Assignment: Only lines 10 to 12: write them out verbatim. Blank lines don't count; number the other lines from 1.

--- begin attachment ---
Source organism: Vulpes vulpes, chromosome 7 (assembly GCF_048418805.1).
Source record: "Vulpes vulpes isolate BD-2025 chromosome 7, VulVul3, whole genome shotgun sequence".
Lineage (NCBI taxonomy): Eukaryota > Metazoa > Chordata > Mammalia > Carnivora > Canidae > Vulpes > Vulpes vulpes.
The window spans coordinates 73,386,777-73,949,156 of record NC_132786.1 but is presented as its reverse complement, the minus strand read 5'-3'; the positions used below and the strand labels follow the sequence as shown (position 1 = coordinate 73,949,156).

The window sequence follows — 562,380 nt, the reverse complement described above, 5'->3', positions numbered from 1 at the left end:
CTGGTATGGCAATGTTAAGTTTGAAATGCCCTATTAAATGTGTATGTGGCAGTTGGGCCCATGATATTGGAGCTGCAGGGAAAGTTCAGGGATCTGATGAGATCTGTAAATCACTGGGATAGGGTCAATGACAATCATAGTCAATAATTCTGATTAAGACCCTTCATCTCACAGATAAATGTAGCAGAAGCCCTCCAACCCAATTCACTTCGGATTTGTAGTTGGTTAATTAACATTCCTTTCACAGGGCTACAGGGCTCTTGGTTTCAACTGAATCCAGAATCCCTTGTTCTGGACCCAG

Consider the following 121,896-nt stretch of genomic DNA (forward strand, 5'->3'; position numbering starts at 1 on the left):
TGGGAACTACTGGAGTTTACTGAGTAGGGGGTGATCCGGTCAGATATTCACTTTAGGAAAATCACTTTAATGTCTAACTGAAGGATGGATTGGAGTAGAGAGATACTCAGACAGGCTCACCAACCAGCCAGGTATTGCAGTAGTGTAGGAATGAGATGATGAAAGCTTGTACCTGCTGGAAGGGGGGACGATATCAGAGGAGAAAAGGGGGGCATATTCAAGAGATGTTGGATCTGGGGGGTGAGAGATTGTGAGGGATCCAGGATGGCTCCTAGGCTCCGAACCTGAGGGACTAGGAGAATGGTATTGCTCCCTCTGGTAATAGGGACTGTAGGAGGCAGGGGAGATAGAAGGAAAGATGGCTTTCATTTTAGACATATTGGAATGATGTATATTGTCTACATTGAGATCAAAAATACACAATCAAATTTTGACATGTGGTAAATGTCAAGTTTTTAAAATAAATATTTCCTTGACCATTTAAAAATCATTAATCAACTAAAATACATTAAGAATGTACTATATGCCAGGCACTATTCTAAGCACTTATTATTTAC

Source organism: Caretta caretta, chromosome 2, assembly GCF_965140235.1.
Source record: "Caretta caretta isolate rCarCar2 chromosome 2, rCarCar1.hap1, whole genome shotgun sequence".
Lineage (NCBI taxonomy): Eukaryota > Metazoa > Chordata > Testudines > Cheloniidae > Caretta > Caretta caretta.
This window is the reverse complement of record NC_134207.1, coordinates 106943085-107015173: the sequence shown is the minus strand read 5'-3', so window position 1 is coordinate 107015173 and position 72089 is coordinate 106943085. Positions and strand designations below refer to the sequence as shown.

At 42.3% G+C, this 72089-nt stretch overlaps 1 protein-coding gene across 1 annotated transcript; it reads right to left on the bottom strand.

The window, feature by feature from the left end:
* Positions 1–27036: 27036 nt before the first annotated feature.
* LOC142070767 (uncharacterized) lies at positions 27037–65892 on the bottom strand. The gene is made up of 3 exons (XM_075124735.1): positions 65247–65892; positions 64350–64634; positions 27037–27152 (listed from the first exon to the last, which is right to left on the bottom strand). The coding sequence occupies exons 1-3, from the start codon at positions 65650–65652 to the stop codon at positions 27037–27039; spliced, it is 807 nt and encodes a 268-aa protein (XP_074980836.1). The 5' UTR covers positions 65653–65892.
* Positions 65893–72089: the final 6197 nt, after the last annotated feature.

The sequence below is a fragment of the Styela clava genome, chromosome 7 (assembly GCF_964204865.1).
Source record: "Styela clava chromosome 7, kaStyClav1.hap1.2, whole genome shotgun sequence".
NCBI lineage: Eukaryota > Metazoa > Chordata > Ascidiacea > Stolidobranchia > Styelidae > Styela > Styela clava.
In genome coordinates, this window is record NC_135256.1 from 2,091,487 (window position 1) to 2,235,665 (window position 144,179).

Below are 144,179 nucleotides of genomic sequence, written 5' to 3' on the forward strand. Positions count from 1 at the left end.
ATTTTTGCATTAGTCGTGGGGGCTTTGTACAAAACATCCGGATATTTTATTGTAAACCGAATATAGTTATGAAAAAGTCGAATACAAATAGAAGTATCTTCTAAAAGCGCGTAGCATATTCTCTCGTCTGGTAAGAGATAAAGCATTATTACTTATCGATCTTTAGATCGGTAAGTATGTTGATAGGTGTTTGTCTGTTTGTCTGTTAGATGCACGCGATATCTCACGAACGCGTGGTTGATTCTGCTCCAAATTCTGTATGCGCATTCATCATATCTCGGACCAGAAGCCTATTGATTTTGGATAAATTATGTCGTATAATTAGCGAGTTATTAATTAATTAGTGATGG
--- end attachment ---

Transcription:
Source record: "Caretta caretta isolate rCarCar2 chromosome 2, rCarCar1.hap1, whole genome shotgun sequence".
Lineage (NCBI taxonomy): Eukaryota > Metazoa > Chordata > Testudines > Cheloniidae > Caretta > Caretta caretta.
This window is the reverse complement of record NC_134207.1, coordinates 106943085-107015173: the sequence shown is the minus strand read 5'-3', so window position 1 is coordinate 107015173 and position 72089 is coordinate 106943085. Positions and strand designations below refer to the sequence as shown.